The use of drugs or other agents to prevent, delay, or reduce the risk of developing cancer by inhibiting the development or progression of malignant changes in cells. Chemoprevention is generally considered for persons identified as having a high risk of developing cancer.
Chromosome
Chromosomes are long pieces of DNA contained in the nucleus of cells. Genes are found on chromosomes, the part of a cell that contains genetic information. Chromosomes are composed of DNA (deoxyribonucleic acid) and proteins. Under a microscope, chromosomes look like little rods. Humans normally have 46 chromosomes—44 autosomes (nonsex chromosomes) plus XX sex chromosomes in the case of the female and XY sex chromosomes in the case of the male.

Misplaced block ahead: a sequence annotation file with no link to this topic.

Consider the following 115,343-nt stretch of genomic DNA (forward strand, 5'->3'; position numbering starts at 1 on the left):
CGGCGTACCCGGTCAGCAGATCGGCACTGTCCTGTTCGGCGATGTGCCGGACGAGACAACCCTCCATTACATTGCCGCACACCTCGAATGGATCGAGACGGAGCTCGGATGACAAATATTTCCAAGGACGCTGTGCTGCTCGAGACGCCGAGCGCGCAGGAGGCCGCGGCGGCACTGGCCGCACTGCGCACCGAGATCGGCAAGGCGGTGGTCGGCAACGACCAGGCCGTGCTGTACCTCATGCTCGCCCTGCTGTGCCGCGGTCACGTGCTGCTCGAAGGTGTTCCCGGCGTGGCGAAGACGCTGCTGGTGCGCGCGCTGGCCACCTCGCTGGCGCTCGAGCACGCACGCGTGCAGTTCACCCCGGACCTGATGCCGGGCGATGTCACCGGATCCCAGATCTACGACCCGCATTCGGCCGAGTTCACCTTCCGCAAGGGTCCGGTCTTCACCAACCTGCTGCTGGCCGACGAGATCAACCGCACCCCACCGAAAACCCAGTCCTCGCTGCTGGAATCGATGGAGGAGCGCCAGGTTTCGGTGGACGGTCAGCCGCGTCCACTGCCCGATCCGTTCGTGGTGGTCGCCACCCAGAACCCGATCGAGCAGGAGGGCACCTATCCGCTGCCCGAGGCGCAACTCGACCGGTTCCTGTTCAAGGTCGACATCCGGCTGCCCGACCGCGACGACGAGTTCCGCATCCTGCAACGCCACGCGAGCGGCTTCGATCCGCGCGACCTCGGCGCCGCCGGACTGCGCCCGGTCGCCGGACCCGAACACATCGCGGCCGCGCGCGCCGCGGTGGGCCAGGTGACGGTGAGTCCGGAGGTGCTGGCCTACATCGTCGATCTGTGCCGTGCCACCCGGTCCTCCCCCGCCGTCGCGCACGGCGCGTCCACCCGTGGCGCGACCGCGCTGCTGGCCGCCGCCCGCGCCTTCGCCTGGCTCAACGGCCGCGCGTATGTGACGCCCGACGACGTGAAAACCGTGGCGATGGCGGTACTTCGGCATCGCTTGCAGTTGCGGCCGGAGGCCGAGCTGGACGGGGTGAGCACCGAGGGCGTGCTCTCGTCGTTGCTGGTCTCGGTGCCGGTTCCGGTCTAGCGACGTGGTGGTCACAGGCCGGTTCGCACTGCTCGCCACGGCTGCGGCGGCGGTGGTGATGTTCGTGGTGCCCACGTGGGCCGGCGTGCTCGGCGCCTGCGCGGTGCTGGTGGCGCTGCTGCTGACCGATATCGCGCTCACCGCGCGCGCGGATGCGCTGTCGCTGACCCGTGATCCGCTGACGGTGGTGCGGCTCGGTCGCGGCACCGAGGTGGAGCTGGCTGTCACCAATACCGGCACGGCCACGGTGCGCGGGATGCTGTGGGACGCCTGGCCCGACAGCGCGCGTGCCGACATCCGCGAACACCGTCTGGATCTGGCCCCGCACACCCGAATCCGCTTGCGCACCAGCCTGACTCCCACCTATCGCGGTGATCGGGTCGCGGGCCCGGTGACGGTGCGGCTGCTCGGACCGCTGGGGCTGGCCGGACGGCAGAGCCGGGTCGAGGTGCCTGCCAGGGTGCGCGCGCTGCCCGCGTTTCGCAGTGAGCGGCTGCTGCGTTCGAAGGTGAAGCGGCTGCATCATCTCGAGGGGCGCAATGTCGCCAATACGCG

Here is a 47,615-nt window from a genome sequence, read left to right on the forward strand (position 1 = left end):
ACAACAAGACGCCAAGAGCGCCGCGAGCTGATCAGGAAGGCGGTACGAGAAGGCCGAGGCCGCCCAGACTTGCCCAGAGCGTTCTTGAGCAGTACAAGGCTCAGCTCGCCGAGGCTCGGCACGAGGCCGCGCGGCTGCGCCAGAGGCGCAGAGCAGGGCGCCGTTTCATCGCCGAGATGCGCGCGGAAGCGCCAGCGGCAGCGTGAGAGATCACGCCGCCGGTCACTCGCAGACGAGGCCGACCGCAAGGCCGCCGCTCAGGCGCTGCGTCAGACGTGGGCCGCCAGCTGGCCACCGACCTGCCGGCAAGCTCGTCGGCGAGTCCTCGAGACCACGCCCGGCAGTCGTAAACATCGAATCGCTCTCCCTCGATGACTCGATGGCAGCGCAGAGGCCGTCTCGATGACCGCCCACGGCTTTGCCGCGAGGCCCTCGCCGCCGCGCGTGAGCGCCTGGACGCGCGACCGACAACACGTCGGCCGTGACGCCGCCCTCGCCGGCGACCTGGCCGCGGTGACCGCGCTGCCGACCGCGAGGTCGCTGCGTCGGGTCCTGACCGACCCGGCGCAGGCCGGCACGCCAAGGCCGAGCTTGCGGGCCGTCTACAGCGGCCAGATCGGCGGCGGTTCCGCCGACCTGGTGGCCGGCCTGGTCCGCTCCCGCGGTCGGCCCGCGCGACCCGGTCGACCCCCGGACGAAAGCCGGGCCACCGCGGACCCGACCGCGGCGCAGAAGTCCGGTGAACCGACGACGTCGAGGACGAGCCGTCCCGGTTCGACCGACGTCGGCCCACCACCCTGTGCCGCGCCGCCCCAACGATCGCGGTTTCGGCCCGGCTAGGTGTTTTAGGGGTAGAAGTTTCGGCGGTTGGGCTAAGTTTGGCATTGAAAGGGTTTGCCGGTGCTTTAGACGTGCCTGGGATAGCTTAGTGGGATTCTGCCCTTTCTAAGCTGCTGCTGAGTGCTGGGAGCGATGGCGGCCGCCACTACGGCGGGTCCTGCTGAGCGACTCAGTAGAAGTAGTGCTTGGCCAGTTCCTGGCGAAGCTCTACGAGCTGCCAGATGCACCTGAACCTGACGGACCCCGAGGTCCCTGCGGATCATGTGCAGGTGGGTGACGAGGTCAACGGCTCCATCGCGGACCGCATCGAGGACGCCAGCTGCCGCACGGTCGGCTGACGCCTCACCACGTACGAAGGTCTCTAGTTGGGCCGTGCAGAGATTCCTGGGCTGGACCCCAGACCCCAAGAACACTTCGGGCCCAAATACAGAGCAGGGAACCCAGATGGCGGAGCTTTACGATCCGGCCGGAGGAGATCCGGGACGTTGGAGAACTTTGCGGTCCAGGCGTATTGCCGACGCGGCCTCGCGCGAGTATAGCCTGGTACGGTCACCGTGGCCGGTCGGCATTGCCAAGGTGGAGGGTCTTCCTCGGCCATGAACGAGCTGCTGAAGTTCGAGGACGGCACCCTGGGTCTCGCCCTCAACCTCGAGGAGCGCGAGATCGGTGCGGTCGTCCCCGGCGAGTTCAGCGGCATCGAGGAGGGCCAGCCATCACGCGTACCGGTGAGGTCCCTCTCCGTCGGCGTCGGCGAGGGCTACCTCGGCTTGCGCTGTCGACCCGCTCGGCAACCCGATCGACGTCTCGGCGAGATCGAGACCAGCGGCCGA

D
DNA
DNA (deoxyribonucleic acid) is the molecules inside the center (nucleus) of cells that carry genetic information and pass it from parents to children. DNA determines what characteristics a person inherits, such as blood type, hair color, and eye color. The parts of the body that carry DNA are called chromosomes. Each person's DNA contains many thousands of genes.

E
F
Family history
A record of a person's current and past medical conditions, and those of his or her parents, brothers, sisters, children, and other family members. Knowing a person's family history of medical conditions and diseases can help show a pattern of certain diseases that may be hereditary or genetic (meaning they run in the family). Knowing a person's family history also helps to determine risk factors for those and other diseases.

G
Gene
Each cell in the human body contains thousands of genes. Genes carry information that determines traits such as blood type, hair color, and eye color. Traits are characteristics a person inherits from their parents. Parents pass on characteristics to their children through genes. Genes also determine a person's risks of developing certain hereditary or genetic diseases.